Charles Booth (1840-1916)
Philanthropist and social researcher. Pioneer in influencing government policies on the reduction of poverty that led to a range of social reforms in the early 1900s, such as the introduction of the Old Age pensions, and free school meals, and ultimately to the foundation of the welfare state. He put into question the methods of collecting statistical data on poverty and he introduced a far-ranging report on poverty across London, that was published as Life and Labour of the People of London in 9 volumes between 1892 and 1897.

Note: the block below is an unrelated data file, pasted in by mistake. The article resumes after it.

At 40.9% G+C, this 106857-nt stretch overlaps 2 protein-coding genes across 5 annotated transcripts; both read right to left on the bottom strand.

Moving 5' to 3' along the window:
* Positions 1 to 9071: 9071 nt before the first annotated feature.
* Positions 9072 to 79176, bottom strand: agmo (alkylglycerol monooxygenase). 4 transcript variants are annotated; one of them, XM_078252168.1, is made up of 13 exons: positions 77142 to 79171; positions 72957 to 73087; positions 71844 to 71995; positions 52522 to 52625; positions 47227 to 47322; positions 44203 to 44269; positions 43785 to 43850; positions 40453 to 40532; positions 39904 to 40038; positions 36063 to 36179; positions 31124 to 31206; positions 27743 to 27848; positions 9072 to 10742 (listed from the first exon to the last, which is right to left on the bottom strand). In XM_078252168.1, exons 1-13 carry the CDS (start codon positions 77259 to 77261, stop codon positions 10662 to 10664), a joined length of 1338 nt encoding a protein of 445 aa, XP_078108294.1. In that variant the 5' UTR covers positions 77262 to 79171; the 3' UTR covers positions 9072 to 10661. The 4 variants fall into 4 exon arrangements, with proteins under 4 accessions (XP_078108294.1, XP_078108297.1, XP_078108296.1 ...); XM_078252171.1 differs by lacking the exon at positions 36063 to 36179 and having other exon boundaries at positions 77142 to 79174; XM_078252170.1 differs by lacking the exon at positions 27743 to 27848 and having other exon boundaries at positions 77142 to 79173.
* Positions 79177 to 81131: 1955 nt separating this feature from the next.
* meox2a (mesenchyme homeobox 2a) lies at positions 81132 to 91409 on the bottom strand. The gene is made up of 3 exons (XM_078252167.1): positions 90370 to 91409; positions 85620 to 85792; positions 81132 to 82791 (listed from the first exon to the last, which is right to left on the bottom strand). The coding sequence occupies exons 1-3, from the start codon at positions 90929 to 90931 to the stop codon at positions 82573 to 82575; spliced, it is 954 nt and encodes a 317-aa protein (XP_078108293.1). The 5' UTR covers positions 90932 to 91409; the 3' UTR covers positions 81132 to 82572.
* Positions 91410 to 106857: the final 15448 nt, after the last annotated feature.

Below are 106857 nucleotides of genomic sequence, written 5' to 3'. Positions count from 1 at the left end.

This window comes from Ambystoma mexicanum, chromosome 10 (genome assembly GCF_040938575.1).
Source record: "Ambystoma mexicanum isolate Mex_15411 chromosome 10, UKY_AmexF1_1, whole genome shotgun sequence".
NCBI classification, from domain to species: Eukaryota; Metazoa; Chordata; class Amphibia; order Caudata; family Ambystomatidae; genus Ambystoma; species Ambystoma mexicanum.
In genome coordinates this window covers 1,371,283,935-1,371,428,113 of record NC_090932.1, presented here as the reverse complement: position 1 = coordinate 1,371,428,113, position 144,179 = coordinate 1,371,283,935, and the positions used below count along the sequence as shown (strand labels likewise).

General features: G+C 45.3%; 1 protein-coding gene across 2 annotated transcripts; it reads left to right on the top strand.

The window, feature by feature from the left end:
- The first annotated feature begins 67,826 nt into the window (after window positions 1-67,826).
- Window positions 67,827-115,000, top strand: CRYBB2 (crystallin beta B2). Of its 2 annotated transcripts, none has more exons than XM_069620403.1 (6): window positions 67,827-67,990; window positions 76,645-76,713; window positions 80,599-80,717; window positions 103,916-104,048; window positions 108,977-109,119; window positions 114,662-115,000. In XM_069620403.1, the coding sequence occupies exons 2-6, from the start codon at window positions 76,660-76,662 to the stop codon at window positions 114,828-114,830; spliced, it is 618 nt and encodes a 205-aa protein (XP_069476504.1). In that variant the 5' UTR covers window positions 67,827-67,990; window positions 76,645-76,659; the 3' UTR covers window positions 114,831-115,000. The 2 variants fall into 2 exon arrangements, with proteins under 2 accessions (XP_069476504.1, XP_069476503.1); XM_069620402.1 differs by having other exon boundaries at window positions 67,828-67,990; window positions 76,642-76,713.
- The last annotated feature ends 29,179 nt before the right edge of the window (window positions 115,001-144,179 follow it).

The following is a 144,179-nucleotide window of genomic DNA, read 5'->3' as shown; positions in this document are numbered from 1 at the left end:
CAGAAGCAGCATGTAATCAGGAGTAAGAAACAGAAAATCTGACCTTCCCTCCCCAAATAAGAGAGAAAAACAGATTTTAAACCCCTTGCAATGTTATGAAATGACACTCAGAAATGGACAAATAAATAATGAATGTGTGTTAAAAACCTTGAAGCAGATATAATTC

Booth corresponded with Seebohm Rowntree and advised him on his study of Poverty in York in 1899. By means of this study Rowntree showed that poverty was not a phenomenon unique to London, but he was able to refine and develop the definition of the poverty line and to introduce the concepts of primary and secondary poverty.